To me this scenario is very disappointing - the dream of IKVM, for me, was to see Java as a first-class .NET language while still remaining "true java". Eliminating support for value types and reference arguments clashes with the first of these goals; requiring a hacked compiler violates the second.

I'd even go so far as to ask whether it would be possible to actually *write* a "struct" in java, along the lines of the following:

public class JavaStruct extends system.ValueType {
int structMember;

Presumably it would be possible for ikvm to detect classes that inherit from ValueType and compile them as structs rather than classes...

I briefly considered it, but dismissed it at the time because I didn't need it. You've convinced me to take another look at this.

To summarize, not only do I think this is cool functionality (even if the implementation *is* a little bit of a hack) I think it's extremely important functionality and I'd like to see further fine-tuning of the "hack" and further enhancements to the functionality, rather than leaving it out entirely.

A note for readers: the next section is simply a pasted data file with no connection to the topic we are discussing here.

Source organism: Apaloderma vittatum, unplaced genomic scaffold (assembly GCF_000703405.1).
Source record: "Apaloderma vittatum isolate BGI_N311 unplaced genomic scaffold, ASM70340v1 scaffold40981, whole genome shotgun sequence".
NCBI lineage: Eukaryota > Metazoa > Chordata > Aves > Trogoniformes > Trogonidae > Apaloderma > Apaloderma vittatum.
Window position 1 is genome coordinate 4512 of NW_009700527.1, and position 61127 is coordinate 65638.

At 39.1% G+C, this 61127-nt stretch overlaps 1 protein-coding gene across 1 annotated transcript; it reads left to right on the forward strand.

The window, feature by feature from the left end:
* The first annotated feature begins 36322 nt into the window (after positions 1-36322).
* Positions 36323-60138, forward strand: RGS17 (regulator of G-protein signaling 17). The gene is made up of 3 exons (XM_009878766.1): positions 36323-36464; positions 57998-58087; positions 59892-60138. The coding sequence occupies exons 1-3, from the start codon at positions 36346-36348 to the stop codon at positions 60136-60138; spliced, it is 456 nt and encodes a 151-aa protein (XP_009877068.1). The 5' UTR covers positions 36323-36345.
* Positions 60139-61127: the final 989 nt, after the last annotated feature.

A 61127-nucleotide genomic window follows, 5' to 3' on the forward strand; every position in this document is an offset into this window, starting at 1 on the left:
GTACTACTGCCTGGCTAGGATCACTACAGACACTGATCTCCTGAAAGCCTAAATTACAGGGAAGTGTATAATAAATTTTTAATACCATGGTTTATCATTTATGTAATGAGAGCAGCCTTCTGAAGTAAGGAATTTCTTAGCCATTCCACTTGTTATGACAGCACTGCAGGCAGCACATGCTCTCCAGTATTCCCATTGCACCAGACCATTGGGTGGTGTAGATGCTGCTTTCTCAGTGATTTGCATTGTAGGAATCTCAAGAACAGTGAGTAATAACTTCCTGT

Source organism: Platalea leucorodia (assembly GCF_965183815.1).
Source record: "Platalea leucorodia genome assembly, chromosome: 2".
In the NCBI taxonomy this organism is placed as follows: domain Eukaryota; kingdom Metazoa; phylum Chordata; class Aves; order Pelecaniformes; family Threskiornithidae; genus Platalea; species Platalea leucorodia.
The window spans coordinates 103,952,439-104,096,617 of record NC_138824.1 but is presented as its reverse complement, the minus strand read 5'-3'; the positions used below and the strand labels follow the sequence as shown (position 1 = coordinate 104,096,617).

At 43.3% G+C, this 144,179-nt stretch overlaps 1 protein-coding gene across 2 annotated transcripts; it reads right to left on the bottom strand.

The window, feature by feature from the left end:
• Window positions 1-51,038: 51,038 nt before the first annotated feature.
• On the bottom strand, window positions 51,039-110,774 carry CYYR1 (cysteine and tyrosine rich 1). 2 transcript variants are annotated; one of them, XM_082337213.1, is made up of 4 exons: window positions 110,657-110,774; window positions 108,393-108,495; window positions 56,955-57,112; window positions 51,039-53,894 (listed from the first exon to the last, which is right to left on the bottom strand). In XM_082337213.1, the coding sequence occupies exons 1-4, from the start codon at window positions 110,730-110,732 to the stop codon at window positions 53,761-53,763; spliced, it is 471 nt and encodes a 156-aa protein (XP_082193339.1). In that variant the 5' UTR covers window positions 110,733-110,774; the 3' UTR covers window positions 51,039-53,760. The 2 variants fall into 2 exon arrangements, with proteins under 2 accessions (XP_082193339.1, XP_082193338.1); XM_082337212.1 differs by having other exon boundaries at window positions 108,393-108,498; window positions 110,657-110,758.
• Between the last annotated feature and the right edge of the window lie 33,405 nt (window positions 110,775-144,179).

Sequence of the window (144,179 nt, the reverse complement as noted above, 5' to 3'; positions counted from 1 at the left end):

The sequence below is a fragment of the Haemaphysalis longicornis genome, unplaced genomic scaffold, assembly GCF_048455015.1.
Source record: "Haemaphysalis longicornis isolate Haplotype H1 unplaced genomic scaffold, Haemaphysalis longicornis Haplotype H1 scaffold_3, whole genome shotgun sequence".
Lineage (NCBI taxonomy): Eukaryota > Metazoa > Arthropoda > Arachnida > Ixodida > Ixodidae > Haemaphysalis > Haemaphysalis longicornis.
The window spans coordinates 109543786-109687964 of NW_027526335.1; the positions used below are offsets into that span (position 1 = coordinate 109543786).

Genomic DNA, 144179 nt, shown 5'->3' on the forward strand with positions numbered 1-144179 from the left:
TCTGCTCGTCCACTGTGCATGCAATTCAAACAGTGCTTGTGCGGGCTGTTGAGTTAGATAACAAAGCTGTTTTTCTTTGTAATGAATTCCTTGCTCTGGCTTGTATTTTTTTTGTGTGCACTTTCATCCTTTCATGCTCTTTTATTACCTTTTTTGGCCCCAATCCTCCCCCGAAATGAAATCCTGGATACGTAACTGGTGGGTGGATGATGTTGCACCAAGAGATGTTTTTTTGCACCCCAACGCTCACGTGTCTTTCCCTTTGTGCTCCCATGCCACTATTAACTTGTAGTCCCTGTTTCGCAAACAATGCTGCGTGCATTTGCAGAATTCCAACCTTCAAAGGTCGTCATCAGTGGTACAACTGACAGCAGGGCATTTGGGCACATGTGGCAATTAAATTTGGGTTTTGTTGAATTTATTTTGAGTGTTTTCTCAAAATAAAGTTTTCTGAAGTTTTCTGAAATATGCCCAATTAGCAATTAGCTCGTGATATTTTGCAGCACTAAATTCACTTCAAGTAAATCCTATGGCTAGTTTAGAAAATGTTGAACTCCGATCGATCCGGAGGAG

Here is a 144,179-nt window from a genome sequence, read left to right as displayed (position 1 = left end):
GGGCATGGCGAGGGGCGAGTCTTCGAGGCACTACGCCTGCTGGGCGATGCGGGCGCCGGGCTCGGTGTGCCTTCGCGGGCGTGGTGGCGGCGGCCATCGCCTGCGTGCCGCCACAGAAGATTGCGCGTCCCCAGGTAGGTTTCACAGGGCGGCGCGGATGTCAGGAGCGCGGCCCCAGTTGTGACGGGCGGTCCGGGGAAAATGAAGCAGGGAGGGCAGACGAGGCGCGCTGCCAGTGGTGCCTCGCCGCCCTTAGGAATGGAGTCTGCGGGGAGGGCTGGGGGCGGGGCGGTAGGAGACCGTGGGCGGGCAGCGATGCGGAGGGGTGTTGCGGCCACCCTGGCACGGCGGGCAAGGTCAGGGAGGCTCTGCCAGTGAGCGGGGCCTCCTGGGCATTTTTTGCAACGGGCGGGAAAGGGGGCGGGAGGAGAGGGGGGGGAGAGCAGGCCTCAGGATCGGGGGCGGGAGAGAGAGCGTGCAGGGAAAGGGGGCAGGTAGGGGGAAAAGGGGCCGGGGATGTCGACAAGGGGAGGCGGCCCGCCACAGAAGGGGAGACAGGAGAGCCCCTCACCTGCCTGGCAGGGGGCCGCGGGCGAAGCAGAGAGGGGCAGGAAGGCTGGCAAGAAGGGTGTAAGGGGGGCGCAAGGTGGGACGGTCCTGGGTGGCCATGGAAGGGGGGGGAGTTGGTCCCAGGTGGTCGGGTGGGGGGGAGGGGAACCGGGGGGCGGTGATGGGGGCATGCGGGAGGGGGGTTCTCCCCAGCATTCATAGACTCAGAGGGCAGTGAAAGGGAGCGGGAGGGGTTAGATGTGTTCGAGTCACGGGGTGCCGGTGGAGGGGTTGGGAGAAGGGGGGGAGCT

The reason I didn't comment earlier, though, is that I don't really have any right to comment, as I don't actually use IKVM at all (although I may in the future to save my co-developers from downloading the JRE to run a single java program). I'm only commenting now to provide at least some positive feedback on the idea of checking it in, so that you don't throw it out on the basis that nobody thinks it's valuable (although of course I fully respect your right to throw it out for any other reason).

Thanks for commenting, I really appreciate it! I will go ahead and polish up the changes and check them in.

Friday, April 11, 2003 1:16:11 PM (W. Europe Daylight Time, UTC+02:00)  #    Comments [0]
# Thursday, April 10, 2003
More on value types